• P.E.O. Scholar Award (International Chapter of the P.E.O. Sisterhood), 2015-16, The Carolyn Cooley, Ph.D. Endowed Scholar (one of 13 Endowed and Named P.E.O. Scholars)
Office: Turlington Hall, Room B1350
Office Phone: (352) 294-7541
Lab: Turlington Hall, Room B117


  • Ph.D.
  • M.A.
  • B.A.

Research Interests

Zooarchaeology, Andes

Personal Statement

My research focus is historical and prehistoric zooarchaeology. I have conducted research in the Southeastern United States, the Caribbean, and the Central Andes. My research is interdisciplinary in focus with an emphasis on both the dietary and the environmental realms. Research and education in anthropology should include an understanding of how and why humans used animal resources through time. Not only were animals important for dietary or subsistence needs but animals are often imbued with ritual significance. Furthermore, faunal remains are often excellent proxy data for past environmental conditions. I also use zooarchaeology as a bridge to cultural studies in the origin and maintenance of traditional foodways and cuisine.

Positions and Honors

Positions and Employment


Other Experience and Professional Memberships




Selected Publications

2016 Origin of pre-Columbian guinea pigs from Caribbean archeological sites revealed through genetic analysis.  B. Kimura et al. Journal of Archaeological Science Reports 5:442–452. Kimura et al. aDNA guinea pigs JASReports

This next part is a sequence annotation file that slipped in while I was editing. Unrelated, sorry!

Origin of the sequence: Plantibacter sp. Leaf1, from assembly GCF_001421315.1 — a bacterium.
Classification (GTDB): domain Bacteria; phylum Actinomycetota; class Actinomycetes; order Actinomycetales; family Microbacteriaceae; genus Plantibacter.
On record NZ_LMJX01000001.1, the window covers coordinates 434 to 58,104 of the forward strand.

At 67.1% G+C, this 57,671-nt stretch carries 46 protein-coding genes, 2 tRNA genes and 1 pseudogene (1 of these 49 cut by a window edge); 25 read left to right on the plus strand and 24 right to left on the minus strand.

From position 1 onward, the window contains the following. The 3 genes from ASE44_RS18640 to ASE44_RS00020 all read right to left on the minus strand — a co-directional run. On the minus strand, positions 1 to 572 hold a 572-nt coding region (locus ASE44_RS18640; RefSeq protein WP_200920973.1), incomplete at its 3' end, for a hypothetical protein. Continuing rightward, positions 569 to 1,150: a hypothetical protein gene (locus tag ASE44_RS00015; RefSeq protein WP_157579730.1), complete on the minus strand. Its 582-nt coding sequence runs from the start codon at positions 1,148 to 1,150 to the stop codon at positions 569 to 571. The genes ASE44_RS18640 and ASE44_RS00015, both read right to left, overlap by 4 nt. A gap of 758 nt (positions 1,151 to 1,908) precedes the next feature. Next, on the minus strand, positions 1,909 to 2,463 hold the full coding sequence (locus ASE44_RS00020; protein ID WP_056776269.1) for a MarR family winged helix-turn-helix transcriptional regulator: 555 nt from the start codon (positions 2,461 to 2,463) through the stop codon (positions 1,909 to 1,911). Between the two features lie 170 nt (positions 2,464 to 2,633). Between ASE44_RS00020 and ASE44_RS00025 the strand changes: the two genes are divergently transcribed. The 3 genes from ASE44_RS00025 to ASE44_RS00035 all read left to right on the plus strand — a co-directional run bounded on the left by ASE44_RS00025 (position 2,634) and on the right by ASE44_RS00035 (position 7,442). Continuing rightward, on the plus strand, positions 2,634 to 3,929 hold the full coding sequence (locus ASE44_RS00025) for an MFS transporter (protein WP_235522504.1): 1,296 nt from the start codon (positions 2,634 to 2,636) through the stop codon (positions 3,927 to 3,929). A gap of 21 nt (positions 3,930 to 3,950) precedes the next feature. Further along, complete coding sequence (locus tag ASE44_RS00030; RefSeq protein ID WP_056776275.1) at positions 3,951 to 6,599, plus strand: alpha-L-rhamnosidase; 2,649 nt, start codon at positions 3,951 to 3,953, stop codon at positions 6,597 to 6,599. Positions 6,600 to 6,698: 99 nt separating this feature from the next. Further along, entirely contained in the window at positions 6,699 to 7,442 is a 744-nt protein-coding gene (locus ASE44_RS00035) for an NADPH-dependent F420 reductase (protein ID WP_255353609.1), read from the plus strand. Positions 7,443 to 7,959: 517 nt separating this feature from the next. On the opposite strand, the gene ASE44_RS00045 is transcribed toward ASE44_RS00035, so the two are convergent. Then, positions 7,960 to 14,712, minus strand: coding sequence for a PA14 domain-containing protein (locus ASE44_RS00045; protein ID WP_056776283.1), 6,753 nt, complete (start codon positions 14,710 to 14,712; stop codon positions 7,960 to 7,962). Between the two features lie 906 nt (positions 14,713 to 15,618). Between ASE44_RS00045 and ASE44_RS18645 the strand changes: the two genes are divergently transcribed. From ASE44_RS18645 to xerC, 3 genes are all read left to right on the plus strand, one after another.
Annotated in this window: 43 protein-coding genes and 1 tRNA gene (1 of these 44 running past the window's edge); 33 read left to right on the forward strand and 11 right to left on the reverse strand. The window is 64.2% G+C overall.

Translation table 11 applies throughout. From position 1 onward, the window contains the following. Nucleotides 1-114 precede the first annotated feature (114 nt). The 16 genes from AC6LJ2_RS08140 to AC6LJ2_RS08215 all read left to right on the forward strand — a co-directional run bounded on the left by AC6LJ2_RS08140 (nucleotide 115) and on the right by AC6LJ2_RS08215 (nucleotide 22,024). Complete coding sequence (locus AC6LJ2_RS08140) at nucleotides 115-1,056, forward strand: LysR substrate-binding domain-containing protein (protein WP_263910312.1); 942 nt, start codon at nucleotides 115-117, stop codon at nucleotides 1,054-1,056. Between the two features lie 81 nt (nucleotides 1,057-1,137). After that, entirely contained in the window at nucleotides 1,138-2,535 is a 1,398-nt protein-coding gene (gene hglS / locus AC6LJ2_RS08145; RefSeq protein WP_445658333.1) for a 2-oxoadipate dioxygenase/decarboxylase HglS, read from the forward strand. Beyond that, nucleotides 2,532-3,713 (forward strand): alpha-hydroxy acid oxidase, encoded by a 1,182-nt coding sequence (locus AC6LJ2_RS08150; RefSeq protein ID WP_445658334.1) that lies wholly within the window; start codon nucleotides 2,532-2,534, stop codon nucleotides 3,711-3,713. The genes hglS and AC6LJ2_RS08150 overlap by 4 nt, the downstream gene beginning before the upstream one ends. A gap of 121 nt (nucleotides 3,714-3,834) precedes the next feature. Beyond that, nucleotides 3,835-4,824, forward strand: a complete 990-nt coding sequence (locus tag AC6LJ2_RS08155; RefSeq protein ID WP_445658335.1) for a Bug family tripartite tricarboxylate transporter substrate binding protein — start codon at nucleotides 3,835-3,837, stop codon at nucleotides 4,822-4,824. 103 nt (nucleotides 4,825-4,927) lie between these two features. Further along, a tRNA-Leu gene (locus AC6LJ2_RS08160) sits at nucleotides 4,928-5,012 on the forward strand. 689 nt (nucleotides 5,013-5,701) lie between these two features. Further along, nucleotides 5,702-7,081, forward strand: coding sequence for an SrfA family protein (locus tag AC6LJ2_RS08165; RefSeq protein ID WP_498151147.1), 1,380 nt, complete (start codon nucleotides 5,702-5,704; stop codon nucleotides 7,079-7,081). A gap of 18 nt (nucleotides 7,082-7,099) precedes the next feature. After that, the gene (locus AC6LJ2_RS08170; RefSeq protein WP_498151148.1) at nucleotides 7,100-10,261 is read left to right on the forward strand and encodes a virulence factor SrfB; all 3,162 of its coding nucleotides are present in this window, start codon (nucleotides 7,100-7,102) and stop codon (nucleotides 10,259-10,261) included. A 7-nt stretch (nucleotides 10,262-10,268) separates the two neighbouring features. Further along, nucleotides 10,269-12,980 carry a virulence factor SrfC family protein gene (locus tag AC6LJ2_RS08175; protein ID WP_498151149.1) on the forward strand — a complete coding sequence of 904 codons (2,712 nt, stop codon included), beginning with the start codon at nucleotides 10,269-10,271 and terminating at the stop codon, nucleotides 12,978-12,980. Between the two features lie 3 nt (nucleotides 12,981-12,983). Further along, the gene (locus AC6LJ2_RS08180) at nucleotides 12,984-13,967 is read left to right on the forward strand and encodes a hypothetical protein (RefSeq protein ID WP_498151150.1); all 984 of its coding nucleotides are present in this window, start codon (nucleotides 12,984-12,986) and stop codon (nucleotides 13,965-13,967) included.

2014 Guinea Pigs in the Pre-Columbian West Indies, M. J. LeFebvre and Susan D. deFrance, Journal of Island and Coastal Archaeology 9:1, 16-44.  article pdf 

2013 Late Prehispanic Coquina Quarrying and Tomb Construction in Coastal Southern Peru. S. D. deFrance and Elizabeth Olson, Journal of Island and Coastal Archaeology 8(1):1-14. sdef and Olson JICA

2012 Fauna Local e Importada: Dieta y Uso de Animales en el Potosí Colonial Chungará (Chile) 44(1):9-24.  Chungara pdf

2011 Isotopic Evidence for Middle Horizon to Sixteenth Century Camelid Herding in the Osmore Valley, Peru. Erin Kennedy Thornton, Susan D. deFrance, John Krigbaum, and Patrick Ryan Williams, International Journal of Osteoarchaeology 21: 544–567.

2010 Paleopathology and Health of Native and Introduced Animals on Southern Peruvian and Bolivian Spanish Colonial Sites. International Journal of Osteoarchaeology 20(5): 508-524.   article pdf

2009 Documenting 12,000 Years of Coastal Occupation on the Osmore Littoral, Peru, Susan D. deFrance, Nicci Grayson, and Karen Wise, Journal of Field Archaeology 34(3):227-246.  article pdf

2009 Zooarchaeology in Complex Societies: Political Economy, Status, and Ideology, Journal of Archaeological Research. Volume 17, Number 2 / June, 2009 DOI10.1007/s10814-008-9027-1 Pages 105-168.  article pdf

More Publications Available on Google Scholar

Contribution to Science


Research Support

Ongoing Research Support


Completed Research Support (within the past three years)


Courses Taught